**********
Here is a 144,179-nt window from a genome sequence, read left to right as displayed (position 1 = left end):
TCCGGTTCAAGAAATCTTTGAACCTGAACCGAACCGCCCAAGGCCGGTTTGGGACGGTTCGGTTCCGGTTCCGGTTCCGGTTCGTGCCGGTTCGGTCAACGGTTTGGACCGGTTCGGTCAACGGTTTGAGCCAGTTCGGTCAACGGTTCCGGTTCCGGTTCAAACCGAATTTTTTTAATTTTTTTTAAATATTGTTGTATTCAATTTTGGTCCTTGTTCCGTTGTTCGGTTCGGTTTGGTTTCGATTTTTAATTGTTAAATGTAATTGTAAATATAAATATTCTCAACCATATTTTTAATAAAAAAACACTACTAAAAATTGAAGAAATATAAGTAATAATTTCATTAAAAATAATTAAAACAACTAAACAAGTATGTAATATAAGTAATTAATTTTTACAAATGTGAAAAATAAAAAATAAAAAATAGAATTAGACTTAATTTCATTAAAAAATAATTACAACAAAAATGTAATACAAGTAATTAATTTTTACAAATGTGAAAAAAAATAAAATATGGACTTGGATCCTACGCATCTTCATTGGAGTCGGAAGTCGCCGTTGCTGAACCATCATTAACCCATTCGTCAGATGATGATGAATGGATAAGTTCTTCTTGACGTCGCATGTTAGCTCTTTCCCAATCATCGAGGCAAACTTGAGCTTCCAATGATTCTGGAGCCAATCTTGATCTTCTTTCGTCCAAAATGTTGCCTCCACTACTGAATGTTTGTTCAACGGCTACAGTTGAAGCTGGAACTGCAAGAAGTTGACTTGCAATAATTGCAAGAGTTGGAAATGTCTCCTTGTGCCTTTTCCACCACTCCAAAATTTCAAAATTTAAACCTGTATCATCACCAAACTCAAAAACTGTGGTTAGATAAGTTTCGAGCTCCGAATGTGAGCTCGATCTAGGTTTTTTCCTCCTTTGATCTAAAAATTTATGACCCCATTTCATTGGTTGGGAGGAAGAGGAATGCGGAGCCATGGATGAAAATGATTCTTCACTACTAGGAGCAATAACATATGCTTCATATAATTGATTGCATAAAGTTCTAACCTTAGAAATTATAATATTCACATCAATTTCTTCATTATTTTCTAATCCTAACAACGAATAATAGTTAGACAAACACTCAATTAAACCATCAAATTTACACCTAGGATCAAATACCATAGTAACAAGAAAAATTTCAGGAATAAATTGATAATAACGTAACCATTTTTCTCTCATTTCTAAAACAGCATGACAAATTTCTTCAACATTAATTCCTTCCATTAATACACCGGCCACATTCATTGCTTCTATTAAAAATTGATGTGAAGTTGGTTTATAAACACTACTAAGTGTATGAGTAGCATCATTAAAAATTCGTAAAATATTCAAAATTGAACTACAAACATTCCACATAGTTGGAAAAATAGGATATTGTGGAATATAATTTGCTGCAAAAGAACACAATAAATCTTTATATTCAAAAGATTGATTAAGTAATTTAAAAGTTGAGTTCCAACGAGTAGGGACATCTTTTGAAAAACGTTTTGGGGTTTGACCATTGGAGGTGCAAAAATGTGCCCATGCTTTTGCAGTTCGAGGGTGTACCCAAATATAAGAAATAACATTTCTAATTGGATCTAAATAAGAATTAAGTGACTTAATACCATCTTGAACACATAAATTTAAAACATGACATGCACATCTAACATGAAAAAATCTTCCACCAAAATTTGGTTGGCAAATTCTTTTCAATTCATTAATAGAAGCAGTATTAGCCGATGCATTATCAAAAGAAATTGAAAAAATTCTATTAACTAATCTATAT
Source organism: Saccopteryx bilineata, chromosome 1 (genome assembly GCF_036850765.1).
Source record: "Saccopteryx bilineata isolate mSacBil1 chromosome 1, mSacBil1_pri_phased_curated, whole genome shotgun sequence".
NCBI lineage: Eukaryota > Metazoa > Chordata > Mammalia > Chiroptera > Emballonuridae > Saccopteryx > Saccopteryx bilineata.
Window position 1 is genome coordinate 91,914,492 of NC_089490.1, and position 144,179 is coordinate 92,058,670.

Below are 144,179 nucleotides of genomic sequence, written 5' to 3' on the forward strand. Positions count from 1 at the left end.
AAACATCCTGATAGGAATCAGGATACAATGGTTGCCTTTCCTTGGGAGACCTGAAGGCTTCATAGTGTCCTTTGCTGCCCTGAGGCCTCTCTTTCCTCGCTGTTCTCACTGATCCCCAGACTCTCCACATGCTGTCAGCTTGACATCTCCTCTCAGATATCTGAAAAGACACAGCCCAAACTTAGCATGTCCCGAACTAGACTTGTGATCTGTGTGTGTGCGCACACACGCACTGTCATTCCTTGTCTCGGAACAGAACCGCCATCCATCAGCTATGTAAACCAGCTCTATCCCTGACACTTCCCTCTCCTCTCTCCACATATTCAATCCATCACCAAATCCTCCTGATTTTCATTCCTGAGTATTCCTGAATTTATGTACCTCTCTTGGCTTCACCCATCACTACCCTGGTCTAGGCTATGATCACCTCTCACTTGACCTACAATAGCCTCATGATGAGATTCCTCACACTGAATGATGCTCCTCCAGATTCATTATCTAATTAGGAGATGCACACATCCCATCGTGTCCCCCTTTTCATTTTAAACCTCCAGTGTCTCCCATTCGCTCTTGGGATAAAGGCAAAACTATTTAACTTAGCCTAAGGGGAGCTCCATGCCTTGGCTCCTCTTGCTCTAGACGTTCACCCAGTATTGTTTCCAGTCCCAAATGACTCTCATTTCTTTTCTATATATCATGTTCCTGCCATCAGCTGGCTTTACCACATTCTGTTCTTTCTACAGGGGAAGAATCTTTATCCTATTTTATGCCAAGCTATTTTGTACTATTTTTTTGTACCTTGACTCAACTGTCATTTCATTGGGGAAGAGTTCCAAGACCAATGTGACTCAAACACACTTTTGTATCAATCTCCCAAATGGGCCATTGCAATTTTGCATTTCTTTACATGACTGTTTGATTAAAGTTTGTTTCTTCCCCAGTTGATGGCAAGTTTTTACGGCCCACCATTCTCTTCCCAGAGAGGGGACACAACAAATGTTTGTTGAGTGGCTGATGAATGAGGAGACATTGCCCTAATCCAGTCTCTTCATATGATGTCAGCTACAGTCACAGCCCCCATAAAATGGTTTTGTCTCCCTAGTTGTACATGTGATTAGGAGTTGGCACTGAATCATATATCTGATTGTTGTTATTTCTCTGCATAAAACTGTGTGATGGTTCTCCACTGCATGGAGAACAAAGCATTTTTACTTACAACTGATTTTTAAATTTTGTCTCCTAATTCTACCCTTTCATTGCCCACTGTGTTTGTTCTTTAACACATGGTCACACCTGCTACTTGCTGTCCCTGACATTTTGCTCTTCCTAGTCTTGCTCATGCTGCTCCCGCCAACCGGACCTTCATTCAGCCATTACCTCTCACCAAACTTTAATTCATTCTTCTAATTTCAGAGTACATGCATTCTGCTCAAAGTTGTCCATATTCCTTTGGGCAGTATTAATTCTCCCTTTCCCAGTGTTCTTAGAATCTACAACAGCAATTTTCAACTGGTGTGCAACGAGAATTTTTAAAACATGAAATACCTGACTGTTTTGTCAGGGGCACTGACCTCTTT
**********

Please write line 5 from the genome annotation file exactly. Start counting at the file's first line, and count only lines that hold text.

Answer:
NCBI lineage: Eukaryota > Metazoa > Chordata > Mammalia > Chiroptera > Emballonuridae > Saccopteryx > Saccopteryx bilineata.